CYCU Supports the Development of “Quantum Technology” and Collaborates to Develop the “Digital Annealing Algorithm”

The National Science and Technology Council (NSTC) held a press conference on academic achievements on May 2nd, announcing that, with the support of NSTC, Professor Zhang Qingrui of Chung Yuan Christian University, Ph.D. candidate Zhuo Jianhong of National Taiwan University, Formosa Plastics Corporation, and the Institute for Information Industry have jointly conducted industry-academia collaborative research. They successfully developed a digital annealing algorithm using Fujitsu’s digital annealing hardware, which has shown significant acceleration effects in compound synthesis and the discovery of new compounds for the industry. This achievement was also featured on the cover of an international journal.

The primary purpose of digital annealing is to attempt to solve complex problems that traditional computing takes too long to handle, especially before quantum computers mature enough for practical computation. The team, consisting of experts from Chung Yuan Christian University, National Taiwan University Ph.D. candidates, and industry specialists, developed a digital annealing algorithm suitable for screening cyclic compounds. This innovation has dramatically reduced the time required for material screening in the industry to one-tenth of the original time, aiming to accelerate industrial development.

NSTC stated that the development of the digital annealing algorithm for cyclic compound screening was achieved through over two years of long-term discussions and interactions, combining interdisciplinary experts from chemistry, information science, physics, and mathematics, with the support of NSTC. By fitting parameters from Formosa Plastics Corporation’s comprehensive compound database to the “Quadratic Unconstrained Binary Optimization” (QUBO) problem and executing the algorithm results on Fujitsu’s third-generation digital annealing hardware, significant performance was achieved. This result was also selected to be featured on the cover of the next issue of the international journal Industrial & Engineering Chemistry Research (I&EC).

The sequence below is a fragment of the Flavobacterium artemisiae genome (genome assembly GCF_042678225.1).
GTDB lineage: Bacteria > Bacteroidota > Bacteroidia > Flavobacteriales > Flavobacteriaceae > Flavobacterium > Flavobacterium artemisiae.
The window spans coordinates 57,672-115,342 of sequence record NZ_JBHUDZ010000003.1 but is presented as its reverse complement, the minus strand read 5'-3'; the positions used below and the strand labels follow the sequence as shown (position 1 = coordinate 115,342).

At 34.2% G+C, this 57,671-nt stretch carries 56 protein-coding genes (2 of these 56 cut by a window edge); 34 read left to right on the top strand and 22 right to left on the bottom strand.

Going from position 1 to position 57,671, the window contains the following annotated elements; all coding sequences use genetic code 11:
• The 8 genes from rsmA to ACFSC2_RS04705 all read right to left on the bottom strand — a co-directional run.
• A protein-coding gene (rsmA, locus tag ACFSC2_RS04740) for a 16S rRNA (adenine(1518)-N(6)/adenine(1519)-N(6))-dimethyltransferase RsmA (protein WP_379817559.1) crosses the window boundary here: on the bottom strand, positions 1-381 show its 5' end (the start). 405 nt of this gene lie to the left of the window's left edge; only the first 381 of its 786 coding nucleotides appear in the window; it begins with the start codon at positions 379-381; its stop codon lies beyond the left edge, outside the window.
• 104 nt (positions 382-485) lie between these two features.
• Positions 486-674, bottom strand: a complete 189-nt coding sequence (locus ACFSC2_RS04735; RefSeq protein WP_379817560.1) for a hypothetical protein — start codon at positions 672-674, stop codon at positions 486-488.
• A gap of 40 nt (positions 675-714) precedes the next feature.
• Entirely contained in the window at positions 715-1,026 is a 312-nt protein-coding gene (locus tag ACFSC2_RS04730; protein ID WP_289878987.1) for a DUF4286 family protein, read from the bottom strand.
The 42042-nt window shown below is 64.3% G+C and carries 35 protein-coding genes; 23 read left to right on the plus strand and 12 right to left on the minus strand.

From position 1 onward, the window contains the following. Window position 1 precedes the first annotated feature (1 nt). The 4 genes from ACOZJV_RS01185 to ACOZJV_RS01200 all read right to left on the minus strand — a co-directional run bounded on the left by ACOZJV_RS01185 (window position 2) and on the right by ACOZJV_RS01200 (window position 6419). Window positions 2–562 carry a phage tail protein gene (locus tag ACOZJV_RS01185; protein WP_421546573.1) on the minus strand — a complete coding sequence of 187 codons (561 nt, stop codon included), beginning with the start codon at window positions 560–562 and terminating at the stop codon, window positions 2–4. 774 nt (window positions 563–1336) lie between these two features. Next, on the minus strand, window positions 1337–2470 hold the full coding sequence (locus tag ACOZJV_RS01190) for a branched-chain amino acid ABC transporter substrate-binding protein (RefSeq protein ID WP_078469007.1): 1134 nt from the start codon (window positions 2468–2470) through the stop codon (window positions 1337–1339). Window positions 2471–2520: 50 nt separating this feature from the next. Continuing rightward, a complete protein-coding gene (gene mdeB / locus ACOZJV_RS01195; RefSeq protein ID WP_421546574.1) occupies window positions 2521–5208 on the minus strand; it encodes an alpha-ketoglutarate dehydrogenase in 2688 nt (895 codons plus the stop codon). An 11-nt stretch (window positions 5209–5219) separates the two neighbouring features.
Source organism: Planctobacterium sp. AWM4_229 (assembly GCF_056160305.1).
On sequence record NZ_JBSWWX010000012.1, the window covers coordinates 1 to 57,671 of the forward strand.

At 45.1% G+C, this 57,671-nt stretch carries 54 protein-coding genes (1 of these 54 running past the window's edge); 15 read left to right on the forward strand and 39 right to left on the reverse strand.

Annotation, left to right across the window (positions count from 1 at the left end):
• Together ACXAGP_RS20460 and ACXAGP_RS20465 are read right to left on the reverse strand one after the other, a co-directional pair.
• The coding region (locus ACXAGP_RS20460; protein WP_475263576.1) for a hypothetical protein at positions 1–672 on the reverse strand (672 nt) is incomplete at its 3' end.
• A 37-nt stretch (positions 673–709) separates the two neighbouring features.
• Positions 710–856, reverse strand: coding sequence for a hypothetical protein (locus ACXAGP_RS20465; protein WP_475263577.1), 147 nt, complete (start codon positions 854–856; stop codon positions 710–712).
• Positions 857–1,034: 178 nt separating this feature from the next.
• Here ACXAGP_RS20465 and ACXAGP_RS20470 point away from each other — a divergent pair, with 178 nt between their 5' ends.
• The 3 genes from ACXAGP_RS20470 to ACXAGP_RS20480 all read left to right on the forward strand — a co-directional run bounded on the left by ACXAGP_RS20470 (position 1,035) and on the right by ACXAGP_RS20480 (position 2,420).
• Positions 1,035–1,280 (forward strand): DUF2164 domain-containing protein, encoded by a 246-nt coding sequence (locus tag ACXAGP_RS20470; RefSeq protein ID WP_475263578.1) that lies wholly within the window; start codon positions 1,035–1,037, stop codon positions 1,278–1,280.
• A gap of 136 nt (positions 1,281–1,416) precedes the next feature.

The research team noted that the molecules screened through the computational process have been confirmed by Formosa Plastics’ pilot plant and are currently being tested in the PVC manufacturing process. From an industrial perspective, this screening technology holds immense application potential in the field of material development. The team is working on extending the developed algorithm to other compound applications, focusing on the development of water-absorbent materials and battery additives, and has begun preliminary trials in the fields of optoelectronic and catalytic materials, demonstrating the potential to accelerate industrial development.